What is Stainless Steel? Stainless steel is essentially a low carbon steel which contains chromium at 10% or more by weight. It is this addition of chromium that gives the steel its unique stainless, corrosion-resisting properties.
The chromium content of the steel allows the formation of a rough, adherent, invisible, corrosion-resisting chromium oxide film on the steel surface. If damaged mechanically or chemically, this film is self-healing, providing that oxygen, even in very small amounts, is present. The corrosion resistance and other useful properties of the steel are enhanced by increased chromium content and the addition of other elements such as molybdenum, nickel, and nitrogen.
There are more than 60 grades of stainless steel. However, the entire group can be divided into five families. Each is identified by the alloying elements which affect its microstructure and for which each is named.
Mainly because it was invented century ago, stainless has grown into a important material, its anti-corrosive qualities rendering it suitable for used in a huge range of different environments and circumstances.
Towards the lay person, one little bit of stainless steel may seem just like any other, however the truth of the matter is a bit more complicated. The sturdiness of metal cheap it doesn’t should be painted or coated in any way helps it be the optimal material to be used in places where cleanliness is definitely a high priority, for example hospitals or kitchens.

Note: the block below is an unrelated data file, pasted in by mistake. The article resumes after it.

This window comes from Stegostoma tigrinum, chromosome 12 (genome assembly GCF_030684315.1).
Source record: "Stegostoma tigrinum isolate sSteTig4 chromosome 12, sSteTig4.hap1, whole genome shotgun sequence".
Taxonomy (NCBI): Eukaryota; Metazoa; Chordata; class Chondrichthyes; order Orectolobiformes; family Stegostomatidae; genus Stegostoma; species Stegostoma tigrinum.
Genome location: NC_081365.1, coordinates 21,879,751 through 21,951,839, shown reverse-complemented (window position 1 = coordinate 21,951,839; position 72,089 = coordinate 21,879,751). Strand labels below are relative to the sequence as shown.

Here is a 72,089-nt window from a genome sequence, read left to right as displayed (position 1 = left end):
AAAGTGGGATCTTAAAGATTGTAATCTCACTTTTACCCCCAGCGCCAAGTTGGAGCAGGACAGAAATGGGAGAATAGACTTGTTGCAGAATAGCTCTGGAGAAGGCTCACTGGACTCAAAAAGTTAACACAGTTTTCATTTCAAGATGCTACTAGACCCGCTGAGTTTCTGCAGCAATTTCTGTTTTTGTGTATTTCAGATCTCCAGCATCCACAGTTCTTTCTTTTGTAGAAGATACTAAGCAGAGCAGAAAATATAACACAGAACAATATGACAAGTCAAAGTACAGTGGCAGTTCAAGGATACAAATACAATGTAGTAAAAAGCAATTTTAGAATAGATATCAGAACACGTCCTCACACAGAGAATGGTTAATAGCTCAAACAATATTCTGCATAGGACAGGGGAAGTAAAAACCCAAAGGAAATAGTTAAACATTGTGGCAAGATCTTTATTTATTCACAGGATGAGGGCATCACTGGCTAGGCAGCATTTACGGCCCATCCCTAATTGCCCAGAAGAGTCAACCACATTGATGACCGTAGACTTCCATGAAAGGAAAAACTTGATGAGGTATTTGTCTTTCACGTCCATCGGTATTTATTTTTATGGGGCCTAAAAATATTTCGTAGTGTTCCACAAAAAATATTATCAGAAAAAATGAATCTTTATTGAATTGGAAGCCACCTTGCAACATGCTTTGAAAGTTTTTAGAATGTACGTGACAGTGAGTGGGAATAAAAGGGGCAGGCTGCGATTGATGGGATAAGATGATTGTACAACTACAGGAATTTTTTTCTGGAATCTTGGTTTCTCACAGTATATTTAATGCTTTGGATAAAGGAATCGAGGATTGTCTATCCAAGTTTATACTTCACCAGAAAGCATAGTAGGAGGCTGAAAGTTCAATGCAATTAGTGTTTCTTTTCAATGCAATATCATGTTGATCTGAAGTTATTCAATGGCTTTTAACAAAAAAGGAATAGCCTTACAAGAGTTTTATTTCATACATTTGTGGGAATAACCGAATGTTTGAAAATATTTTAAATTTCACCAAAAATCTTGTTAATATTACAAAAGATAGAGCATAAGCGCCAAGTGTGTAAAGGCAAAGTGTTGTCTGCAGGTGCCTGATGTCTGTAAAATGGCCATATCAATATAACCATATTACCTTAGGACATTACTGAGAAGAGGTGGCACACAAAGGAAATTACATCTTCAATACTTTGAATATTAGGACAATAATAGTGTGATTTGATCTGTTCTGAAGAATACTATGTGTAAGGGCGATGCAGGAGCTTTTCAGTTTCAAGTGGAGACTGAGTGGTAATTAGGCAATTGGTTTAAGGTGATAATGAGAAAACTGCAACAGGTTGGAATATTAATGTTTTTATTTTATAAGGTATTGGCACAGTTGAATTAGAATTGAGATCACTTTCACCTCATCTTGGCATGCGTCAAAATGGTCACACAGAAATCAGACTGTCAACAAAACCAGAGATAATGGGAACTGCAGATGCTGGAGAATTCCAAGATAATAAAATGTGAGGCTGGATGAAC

As mentioned previously, there is many form of stainless steel, with various grades being created via adding various other elements. They are selected to make slightly different alloys with particular properties including heat resistance or workability, which make the steel more suitable for specific tasks.
This versatility is reflected in the fact that there are actually over 150 different grades of metal, with fifteen ones to be the ones normally used. Popular grades of stainless steel include: 304 stainless steel and 316 stainless steel. With a simpler level, there are five types of stainless steel, which may be classified as follows:
Ferritic stainless steel – Ferritic stainless steels have ferrite (body centered cubic crystal) as their main phase. These stainless steels contain iron and chromium, based on the Type 430 composition of 17% chromium. Ferritic stainless steel is less ductile than austenitic stainless steel and is not hardenable by heat treatment.
Austenitic stainless steel – These are actually the most common types of stainless steel, accounting for 70% of all stainless production. Its versatility is mostly down to the fact that it is usually formed and welded with successful results.
Martensitic stainless steel – These types of steel shares some characteristics with ferritic, but boasts higher levels of carbon, up to a full 1%. This means that they can be tempered and hardened and are thus highly useful in situations where the strength of the steel is more important than its resistance to corrosion.
Duplex stainless steel – Put simply, Duplex stainless steels are a combination of ferritic and austenitic stainless steels, a structure which renders duplex stainless steel stronger than both.
Precipitation Hardening – With the addition of elements such as Aluminium, Copper and Niobium, these stainless steels become extremely strong. They can be machined and worked into a wide variety of shapes without becoming distorted and, in terms of corrosion, have the same resistance levels as austenitic stainless steels.